A Special Message from Ad Astra’s Editor

The NSS membership notes the passing of Former astronaut David M. Walker following a brief illness. Dave flew aboard Space Shuttles Discovery, Atlantis, and Endeavour on four missions in 1984, 1989, 1992, and 1995. Those of us who were part of the original National Space Institute Dial-A-Shuttle programs recall our coverage of mission 51-A, in which Dave was pilot. That flight saw the retrieval of two commercial satellites, the Canadian Anik-D-2 and the Hughes’ Leasat-1. That flight was in essence the world’s first space salvage mission. It was the Space Shuttle program at its best.

Dave joined the astronaut corps in January 1978 and became an astronaut in August 1979. He flew chase during STS-1, was mission support group leader for STS-5 and STS-6, and was assistant to the Director of Flight Crew Operations at Johnson Space Center. Following 51-A, he commanded STS-30 in 1989 which deployed the Magellan Venus spacecraft, commanded STS-53 in 1992 which performed a classified mission for DoD, and his final command was STS-69 in 1995 on which the Wake Shield Facility and Spartan platform were deployed.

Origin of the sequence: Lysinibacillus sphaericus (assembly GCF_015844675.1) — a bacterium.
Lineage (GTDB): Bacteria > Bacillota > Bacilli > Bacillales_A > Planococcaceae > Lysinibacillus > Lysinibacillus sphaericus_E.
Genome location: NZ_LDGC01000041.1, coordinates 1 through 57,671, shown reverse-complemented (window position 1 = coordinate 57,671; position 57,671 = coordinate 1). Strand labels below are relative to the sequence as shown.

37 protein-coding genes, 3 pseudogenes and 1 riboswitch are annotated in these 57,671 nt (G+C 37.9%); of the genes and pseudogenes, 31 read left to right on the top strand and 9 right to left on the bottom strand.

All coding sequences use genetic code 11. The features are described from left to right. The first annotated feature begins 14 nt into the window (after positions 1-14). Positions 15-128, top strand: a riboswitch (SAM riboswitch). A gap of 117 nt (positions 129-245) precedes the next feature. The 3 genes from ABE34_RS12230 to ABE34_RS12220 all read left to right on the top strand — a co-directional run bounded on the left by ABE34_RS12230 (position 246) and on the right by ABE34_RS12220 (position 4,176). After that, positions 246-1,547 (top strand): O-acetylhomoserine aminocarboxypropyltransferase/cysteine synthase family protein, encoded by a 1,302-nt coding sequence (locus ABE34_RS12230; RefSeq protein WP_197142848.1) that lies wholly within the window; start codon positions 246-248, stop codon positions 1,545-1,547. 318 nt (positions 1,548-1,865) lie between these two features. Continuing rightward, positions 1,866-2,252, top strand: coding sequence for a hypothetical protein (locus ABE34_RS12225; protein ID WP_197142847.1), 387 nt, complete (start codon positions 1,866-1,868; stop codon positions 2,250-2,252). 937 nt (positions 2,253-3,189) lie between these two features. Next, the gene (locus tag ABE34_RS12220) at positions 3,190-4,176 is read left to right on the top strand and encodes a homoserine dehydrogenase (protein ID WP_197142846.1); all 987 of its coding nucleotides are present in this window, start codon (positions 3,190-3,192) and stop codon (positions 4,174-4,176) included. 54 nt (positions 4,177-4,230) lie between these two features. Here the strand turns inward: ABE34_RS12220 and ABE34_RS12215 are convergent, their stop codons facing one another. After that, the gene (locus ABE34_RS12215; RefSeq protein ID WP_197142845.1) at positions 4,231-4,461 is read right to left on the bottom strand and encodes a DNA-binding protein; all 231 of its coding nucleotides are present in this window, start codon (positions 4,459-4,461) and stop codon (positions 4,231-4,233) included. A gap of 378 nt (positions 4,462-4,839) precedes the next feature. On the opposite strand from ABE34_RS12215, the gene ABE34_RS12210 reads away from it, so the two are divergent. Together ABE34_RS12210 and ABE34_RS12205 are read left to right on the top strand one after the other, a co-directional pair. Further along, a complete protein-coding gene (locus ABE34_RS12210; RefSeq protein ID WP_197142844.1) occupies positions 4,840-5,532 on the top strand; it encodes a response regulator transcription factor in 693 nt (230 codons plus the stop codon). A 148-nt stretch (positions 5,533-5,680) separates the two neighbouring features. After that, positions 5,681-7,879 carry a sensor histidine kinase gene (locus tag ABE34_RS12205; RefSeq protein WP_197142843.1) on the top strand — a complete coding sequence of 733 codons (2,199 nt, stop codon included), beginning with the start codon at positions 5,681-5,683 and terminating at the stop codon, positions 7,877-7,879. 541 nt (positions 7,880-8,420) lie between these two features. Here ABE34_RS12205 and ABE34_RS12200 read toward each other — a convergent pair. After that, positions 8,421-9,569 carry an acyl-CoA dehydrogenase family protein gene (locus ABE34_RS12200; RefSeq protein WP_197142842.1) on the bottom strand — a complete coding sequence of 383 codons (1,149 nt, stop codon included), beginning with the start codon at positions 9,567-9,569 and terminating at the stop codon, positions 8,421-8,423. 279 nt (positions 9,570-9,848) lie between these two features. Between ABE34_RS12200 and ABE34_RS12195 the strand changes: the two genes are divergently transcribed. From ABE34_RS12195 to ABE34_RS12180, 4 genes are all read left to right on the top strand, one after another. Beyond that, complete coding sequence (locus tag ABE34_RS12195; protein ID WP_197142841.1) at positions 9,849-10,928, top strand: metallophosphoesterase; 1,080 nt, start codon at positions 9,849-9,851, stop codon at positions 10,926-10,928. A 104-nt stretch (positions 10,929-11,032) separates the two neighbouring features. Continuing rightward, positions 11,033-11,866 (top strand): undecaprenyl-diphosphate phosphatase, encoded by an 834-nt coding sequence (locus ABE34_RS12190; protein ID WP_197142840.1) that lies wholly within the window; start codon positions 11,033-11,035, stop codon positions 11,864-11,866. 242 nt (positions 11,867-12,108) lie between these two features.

Dave left the shuttle program in 1996 to become Vice-President, Sales and Marketing for NDC Voice Corp. Before his NASA service, Dave Walker was a Navy pilot and graduate of the U.S. Naval Academy in Annapolis, Maryland.

A few days ago we commemorated the historic 20th anniversary of the first Space Shuttle mission. In more than 100 flights, U.S. astronauts have risked their lives to achieve a record of space flight maturity and flexibility that remains unmatched anywhere in the world and will likely remain so for many decades to come. The hard work and dedication of folks like Dave Walker have given that record of achievement as a gift to all future generations of young Americans, to inspire and hopefully to follow.

The National Space Society sends it deepest regrets to David Walker’s family, friends, and co-workers

Woof! Woof! Dave, to you and the Dog Crew!

Ad Astra. -Frank Sietzen